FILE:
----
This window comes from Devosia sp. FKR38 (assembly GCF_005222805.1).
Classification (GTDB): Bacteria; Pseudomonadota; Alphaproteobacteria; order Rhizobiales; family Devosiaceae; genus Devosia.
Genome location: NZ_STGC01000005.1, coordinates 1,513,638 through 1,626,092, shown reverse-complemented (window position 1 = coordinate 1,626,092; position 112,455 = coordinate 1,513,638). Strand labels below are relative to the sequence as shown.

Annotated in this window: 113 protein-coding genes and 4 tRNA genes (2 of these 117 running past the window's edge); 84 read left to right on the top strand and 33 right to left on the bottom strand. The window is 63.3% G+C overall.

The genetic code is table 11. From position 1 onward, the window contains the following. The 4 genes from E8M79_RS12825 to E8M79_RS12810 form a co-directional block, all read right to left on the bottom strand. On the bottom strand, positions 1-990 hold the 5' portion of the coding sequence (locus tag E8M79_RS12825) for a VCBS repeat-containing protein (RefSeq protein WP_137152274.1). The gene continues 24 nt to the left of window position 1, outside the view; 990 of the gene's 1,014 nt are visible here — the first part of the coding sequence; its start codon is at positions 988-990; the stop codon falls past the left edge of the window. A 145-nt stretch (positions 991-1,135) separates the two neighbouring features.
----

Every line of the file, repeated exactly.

This window comes from Devosia sp. FKR38 (assembly GCF_005222805.1).
Classification (GTDB): Bacteria; Pseudomonadota; Alphaproteobacteria; order Rhizobiales; family Devosiaceae; genus Devosia.
Genome location: NZ_STGC01000005.1, coordinates 1,513,638 through 1,626,092, shown reverse-complemented (window position 1 = coordinate 1,626,092; position 112,455 = coordinate 1,513,638). Strand labels below are relative to the sequence as shown.

Annotated in this window: 113 protein-coding genes and 4 tRNA genes (2 of these 117 running past the window's edge); 84 read left to right on the top strand and 33 right to left on the bottom strand. The window is 63.3% G+C overall.

The genetic code is table 11. From position 1 onward, the window contains the following. The 4 genes from E8M79_RS12825 to E8M79_RS12810 form a co-directional block, all read right to left on the bottom strand. On the bottom strand, positions 1-990 hold the 5' portion of the coding sequence (locus tag E8M79_RS12825) for a VCBS repeat-containing protein (RefSeq protein WP_137152274.1). The gene continues 24 nt to the left of window position 1, outside the view; 990 of the gene's 1,014 nt are visible here — the first part of the coding sequence; its start codon is at positions 988-990; the stop codon falls past the left edge of the window. A 145-nt stretch (positions 991-1,135) separates the two neighbouring features.